Special Project Report
  Building A DIY Aerosolar Electric Generator

Overview Of The Project

A Brand-New Way to Harness Solar Power


The purpose of this project is the construction of a proof-of-concept prototype of a new type of solar technology.  I am adopting the name “aerosolar” as a convenient label for this unique method of harvesting solar energy. The term aerosolar is partially derived from the Greek aer (air) + solar (a generic english term meaning of or pertaining to the sun) - literally construed as “air sun”.

Why this new classification?  Aerosolar machines have modes of operation and characteristics that fall well outside the traditional solar technology classifications and yet have characteristics that resemble all of them.  Since a term of classification is often used as shorthand for an array of technologies and devices, use of a new descriptive terminology is warranted when such a group is not well described by older rubrics.

Consider the three main classes of traditional solar energy harvesting methods.  These are widely classified as:

  (1) solar thermal
(2) photovoltaics
(3) wind

Each of these classifications is based on the technical methods used to capture and convert incoming solar energy.  As might be expected, each main classification is further subdivided into numerous subtypes based on variations in the kind of hardware and methodology used for each.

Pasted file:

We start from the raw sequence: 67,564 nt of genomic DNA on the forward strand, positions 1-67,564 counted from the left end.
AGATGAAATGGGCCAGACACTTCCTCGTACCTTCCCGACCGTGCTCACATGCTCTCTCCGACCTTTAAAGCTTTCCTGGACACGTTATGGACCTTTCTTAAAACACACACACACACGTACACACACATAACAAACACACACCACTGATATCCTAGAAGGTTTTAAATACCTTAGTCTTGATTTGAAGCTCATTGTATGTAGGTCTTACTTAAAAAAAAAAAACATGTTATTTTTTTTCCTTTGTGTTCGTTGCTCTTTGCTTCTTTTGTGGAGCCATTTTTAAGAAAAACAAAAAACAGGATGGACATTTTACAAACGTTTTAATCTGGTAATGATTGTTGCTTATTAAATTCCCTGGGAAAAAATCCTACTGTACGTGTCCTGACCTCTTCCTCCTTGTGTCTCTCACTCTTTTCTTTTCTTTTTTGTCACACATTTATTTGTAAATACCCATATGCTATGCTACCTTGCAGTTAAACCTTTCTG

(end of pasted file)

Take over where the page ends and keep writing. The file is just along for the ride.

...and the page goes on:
But subdivisions aside, the basic classifications themselves reveal a lot about a given solar harvesting method.

Solar thermal systems, as their name implies, collect solar energy as heat and typically convert that into other forms of energy using heat engines or thermionic elements.  Thermal engines supply mechanical energy that is either utilized directly or converted into electricity using electrical generators.

Photovoltaic systems currently use semiconductors to convert solar photons directly into electricity (hence the name photo + voltaic) and, if needed, mechanical energy (using electric motors).  While semiconductors presently form the basis of the photovoltaic industry, other experimental methods of converting light into electrical energy are under development.

Wind power systems indirectly use the sun by capturing the mechanical energy of random atmospheric convection currents (wind) caused by solar heating, creating electricity by coupling wind turbines with electric generators.

All three of these traditional solar energy systems use collectors of one sort or another so constructed as to intercept the sun’s energy.  (i.e., flat-plate or reflecting concentrators, PV modules or wind-driven aerodynamic blades).